Colleges Help Students Afford Their Summers

by Vault Education Editors | July 09, 2009

  • My Vault

Getting an internship this summer was notoriously hard. Not only were college students vying for positions, but graduates and other young professionals were also submitting applications. Lucky for current students, colleges stepped up.

USA Today reports that this summer, a number of colleges boosted their on-campus summer job programs for students. Not your standard internships, these jobs ask students to get their hands dirty contributing to the upkeep of the campus--repairing dorms, restoring grounds and other facilities, planting flowers, etc. Students learn valuable life lessons (knowing how to paint a wall will come in handy in your first apartment), while getting involved in the behind the scenes world of their alma mater. The host colleges are also coughing up some dough and other benefits: participants receive housing, some meals, a standard minimum wage, plus at least $1,000 towards their 2009-2010 tuition costs.

A paid internship is like the Holy Grail of summer jobs. But there are some great unpaid summer internships that will stand out on a resume, making them worth the sacrifice. To help students afford these programs, some universities have bulked up their fellowship and other programs for summer projects. For example, Princeton University's Pace Center for Civic Engagement offers a number of fellowships and grant programs available for students who pursue internships in public service. These include the Class of 1997 Public Service Fund, which offers a $1,000 grant to undergrads who have a non- or low-paid internship with a public policy, government or nonprofit organization. In 2008, Amherst College began offering Citizen Summer/Fellowships for Action Funded Summer Internships through its Center for Community Engagement, and the college's career center provides money for students who accept internships in the arts and communications.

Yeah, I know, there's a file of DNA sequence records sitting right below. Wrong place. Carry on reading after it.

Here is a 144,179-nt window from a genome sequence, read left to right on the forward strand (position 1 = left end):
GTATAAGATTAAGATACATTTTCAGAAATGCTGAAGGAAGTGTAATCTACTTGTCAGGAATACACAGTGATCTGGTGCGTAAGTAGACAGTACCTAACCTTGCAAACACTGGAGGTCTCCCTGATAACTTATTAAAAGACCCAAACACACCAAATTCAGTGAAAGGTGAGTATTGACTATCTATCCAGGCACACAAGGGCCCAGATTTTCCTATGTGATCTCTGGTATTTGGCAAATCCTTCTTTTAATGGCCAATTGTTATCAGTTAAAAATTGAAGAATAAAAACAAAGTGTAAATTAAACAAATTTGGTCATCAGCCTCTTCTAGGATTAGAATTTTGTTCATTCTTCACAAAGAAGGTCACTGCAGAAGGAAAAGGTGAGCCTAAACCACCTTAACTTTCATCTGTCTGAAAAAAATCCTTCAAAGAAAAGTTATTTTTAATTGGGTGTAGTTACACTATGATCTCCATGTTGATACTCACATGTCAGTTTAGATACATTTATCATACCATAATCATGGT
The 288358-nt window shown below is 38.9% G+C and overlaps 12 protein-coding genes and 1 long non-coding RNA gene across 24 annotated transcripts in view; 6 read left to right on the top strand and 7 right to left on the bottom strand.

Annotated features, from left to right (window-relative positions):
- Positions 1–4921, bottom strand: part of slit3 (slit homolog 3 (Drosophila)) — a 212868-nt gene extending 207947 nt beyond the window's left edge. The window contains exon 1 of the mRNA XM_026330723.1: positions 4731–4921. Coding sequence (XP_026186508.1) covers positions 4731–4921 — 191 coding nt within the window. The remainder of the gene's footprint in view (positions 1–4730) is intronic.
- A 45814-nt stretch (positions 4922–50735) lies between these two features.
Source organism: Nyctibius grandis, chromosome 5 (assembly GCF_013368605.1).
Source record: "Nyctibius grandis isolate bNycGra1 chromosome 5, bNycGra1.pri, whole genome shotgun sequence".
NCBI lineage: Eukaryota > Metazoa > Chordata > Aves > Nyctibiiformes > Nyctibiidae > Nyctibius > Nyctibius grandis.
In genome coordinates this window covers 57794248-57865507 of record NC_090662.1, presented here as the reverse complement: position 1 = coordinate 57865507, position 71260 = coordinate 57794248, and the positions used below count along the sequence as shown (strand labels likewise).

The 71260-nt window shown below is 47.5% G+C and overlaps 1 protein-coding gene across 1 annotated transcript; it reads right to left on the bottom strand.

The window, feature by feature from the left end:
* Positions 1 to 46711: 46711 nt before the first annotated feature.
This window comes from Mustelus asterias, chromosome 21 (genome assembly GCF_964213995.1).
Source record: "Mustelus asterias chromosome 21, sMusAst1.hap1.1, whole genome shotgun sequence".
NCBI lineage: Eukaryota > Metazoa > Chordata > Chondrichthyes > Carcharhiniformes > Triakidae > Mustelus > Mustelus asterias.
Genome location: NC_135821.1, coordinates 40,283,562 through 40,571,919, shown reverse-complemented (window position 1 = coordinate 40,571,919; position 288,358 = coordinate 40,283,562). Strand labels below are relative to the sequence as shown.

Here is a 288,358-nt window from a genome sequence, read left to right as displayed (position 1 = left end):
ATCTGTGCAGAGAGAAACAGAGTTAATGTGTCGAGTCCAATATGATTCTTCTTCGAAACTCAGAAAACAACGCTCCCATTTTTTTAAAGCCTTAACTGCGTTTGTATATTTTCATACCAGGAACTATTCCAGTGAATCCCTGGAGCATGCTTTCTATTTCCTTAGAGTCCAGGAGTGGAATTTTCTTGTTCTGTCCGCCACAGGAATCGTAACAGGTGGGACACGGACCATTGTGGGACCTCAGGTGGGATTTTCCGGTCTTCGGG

The moral of the story? Always start your internship search at your school's career center. The career counselors have internship and job listings, on-campus opportunities, company information and other resources to help you make your dream internship work for you.

Filed Under: Education

Close button

Get tips on interviewing, networking, resumes, and more directly to your inbox.

No Thanks

Get Our Career Newsletter

Interview, resume and job search tips emailed directly to you.